To determine whether fluorescently labeled anti–epidermal growth factor (EGFR) antibody could be used to detect residual disease and to guide surgical resections by comparing the sensitivity and specificity of optical fluorescence imaging with the sensitivity and specificity of histopathologic evaluation.
A preclinical model of head and neck squamous cell carcinoma.
Mice xenografted with SCC-1 tumor cells.
The mice underwent systemic injection with anti-EGFR antibody (cetuximab) conjugated to an optically active fluorophore (Cy5.5). Both a subcutaneous flank model (n = 18) and an orthotopic murine model (n = 15) were used to assess for the presence of residual disease by fluorescent stereomicroscopy after subtotal resections of tumors. Histologic analysis was performed to confirm the presence or absence of disease.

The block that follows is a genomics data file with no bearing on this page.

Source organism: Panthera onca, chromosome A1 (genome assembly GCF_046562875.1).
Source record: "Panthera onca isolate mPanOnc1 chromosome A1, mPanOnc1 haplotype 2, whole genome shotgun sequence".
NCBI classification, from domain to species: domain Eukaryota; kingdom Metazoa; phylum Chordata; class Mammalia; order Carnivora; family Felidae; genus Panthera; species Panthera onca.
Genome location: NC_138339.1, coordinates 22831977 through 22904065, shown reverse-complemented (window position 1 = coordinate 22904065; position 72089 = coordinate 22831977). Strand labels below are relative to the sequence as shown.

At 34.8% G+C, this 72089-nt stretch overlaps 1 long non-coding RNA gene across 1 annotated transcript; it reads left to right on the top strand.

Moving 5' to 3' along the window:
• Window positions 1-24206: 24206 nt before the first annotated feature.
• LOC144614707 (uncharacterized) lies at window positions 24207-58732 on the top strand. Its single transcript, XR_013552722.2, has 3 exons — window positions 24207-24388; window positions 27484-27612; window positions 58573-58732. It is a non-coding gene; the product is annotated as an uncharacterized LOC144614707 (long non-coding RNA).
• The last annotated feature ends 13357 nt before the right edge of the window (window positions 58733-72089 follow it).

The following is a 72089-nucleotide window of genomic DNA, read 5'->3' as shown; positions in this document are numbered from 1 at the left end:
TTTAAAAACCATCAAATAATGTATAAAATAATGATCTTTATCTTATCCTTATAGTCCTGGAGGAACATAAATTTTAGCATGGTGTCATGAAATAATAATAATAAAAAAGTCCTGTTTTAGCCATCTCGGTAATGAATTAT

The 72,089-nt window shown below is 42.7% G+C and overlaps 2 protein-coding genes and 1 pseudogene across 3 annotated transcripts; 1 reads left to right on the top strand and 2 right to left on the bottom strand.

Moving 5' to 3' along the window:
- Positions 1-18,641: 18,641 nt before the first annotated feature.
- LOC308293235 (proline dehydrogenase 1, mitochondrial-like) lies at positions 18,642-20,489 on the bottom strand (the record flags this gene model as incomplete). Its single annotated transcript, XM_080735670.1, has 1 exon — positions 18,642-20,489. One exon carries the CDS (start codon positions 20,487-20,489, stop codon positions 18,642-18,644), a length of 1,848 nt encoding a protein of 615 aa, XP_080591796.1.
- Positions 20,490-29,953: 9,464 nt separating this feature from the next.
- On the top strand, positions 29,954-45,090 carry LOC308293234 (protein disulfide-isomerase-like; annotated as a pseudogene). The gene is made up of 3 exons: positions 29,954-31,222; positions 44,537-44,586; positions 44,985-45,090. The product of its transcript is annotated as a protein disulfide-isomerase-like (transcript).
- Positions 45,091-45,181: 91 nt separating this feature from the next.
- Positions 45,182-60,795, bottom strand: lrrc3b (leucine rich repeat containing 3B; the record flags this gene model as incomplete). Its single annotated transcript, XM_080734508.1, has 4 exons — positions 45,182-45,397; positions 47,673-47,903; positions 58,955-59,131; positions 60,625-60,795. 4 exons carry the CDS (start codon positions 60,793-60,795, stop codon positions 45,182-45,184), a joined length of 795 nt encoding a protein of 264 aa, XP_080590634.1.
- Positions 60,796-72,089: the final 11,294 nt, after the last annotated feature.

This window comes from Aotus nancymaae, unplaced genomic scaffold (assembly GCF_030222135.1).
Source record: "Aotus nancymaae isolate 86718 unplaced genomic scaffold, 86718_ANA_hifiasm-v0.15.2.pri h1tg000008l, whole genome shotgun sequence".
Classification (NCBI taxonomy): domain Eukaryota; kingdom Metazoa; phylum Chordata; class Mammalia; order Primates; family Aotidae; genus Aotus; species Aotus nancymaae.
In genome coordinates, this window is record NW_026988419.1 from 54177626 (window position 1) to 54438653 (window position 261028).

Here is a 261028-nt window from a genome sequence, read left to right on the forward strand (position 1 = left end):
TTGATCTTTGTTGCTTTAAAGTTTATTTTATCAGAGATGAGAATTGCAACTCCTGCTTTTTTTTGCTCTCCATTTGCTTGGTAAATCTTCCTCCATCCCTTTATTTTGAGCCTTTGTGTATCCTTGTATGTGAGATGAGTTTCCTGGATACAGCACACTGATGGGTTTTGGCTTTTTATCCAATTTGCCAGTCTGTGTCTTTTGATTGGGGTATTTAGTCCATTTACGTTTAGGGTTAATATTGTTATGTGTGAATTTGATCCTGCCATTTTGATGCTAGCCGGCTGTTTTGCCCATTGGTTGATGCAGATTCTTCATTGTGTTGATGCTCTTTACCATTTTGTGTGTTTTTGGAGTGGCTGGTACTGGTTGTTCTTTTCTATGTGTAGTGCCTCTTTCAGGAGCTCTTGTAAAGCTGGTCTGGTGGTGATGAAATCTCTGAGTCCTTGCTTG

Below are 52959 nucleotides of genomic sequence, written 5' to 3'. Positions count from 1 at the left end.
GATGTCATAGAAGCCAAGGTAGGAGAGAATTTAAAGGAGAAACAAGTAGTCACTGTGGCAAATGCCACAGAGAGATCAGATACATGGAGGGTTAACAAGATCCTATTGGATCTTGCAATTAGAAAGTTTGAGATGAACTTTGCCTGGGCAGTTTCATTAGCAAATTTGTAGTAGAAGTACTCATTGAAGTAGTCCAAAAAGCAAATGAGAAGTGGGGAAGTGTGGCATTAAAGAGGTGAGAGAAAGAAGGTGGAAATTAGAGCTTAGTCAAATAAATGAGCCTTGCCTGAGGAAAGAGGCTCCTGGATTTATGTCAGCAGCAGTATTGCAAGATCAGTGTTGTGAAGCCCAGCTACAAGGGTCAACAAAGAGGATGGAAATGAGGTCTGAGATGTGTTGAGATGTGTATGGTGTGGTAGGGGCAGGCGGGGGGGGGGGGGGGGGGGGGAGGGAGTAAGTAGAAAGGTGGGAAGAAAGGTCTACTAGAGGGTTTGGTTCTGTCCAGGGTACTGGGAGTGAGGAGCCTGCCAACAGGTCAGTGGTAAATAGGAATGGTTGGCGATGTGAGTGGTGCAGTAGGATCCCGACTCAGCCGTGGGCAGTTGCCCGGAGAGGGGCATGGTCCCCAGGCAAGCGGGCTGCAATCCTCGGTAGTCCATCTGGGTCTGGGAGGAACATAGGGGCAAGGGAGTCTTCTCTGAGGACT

In the subcutaneous flank model, a diagnostic dose (50 μg) and therapeutic dose (250 μg) of fluorescent-labeled anti-EGFR were administered. When a diagnostic dose was given, the sensitivity was 86%, which was less than the 91% sensitivity when the higher dose was given. Tumor biopsy specimens in which disease was detected by histologic analysis but not by fluorescence (false-negative result) averaged 166 cells (range, 50-350 cells). The specificity of optical fluorescence to predict the presence of tumor in both groups was 100%. In the floor of the mouth model, we demonstrated a sensitivity of 81% and a specificity of 100%. False-negative results were obtained in a tumor fragment measuring less than 0.5 mm in diameter.
These data support further investigation of fluorescently labeled anti-EGFR antibody to detect disease in the surgical setting.